Economist: MF Global's Collapse More Important To Farmers Than Farm Bill
A Kansas State University risk management specialist says the failure of futures firm MF Global is a "big deal" to agriculture.
December 28, 2011
The collapse of MF Global could be felt as much by lenders as by farmers and elevators which had placed hedges, but have lost all or part of their margin account. In a paper released last week, KSU's ag economics professor Art Barnaby called it a "debacle, and probably more important to farmers than the Farm Bill."
His contentions, if confirmed, could have a wide ranging impact on agriculture and its relationship with lenders in the process of hedging and managing risk through the use of commodity exchanges. Barnaby says if the regional banks, which are not too big to fail, in his estimation, and the Farm Credit system lose confidence in the marketing system and those hedge accounts from unauthorized use, that spells trouble for the entire marketing chain.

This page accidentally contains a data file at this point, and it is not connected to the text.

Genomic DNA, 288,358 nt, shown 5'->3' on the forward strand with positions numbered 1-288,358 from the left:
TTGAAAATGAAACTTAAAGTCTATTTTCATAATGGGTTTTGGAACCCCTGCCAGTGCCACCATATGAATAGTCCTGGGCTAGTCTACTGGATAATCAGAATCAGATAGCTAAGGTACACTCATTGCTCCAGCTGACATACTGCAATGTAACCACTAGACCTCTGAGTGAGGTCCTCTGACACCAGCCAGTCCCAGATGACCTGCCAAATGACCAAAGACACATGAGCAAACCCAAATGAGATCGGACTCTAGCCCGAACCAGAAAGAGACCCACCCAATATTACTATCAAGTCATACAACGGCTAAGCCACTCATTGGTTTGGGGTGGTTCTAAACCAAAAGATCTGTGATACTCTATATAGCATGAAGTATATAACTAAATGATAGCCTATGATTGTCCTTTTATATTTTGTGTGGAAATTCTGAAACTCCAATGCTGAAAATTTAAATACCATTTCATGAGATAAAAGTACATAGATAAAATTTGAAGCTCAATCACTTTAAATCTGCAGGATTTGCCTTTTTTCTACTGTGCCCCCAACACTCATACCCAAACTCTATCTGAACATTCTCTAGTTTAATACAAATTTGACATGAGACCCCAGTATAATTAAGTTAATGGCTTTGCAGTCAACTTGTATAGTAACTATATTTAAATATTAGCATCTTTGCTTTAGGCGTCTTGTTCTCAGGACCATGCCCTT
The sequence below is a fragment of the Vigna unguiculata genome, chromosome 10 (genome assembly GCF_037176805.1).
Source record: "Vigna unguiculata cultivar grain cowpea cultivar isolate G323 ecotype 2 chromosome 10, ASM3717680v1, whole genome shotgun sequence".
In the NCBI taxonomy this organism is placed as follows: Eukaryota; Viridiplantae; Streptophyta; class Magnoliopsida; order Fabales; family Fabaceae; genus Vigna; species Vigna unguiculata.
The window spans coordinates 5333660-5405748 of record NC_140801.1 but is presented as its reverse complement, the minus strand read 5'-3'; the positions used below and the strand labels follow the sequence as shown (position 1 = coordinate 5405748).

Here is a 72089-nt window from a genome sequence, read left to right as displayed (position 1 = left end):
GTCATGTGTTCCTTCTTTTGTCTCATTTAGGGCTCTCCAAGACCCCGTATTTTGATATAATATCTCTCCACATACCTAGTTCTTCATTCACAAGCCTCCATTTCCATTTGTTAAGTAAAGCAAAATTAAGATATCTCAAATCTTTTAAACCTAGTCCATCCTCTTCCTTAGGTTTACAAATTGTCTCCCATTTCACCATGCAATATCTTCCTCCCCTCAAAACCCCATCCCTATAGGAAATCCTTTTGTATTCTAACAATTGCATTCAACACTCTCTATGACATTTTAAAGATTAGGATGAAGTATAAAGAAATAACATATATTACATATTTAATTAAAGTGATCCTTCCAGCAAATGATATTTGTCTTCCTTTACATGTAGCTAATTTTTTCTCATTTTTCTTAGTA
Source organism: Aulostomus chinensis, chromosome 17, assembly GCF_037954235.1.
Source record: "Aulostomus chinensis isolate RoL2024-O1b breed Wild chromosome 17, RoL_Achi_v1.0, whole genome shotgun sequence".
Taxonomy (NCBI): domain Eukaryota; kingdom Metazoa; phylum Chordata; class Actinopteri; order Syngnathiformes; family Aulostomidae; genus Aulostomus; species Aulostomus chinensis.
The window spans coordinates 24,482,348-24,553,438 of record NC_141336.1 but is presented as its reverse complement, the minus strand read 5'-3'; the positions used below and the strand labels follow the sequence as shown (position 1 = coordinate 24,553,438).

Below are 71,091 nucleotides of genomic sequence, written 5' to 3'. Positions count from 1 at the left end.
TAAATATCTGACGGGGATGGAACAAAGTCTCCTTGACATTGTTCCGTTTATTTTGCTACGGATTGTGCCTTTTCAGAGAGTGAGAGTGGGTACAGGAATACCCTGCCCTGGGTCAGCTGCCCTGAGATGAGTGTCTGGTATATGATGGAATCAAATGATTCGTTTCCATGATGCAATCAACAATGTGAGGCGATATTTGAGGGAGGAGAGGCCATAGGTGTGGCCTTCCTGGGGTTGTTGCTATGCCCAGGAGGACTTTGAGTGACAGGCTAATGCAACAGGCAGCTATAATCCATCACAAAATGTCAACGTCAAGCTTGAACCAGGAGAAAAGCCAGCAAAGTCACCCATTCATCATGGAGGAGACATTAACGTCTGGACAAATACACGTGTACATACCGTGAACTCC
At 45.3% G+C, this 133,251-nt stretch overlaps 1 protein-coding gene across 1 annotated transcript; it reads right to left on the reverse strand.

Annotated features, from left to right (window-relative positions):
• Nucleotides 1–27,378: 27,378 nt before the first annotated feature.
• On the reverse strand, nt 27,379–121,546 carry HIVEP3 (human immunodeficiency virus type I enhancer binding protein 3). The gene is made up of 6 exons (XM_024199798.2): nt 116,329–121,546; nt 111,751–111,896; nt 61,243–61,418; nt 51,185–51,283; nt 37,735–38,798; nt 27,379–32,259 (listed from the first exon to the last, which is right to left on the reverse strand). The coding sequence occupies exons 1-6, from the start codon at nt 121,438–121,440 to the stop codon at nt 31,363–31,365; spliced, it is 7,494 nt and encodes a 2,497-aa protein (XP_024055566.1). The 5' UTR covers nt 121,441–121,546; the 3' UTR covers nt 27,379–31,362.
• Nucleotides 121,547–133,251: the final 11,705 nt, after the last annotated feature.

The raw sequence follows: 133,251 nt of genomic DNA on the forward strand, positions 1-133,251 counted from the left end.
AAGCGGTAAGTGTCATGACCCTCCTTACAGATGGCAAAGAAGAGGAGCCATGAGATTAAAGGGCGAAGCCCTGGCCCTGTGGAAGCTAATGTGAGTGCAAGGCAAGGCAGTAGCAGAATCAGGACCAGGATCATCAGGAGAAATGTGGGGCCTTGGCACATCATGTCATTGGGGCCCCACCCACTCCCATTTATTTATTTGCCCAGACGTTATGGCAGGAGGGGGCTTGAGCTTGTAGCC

The Farm Bill has been around since the Agricultural Adjustment Act of 1933, providing a financial safety net for farmers, and a food supply safety net for consumers. If the MF Global bankruptcy turns out to have more impact on agriculture than the Farm Bill, that would be unprecedented.
Barnaby says "elevators need margin money to manage the price risk for stored grain."
To read the paper, click here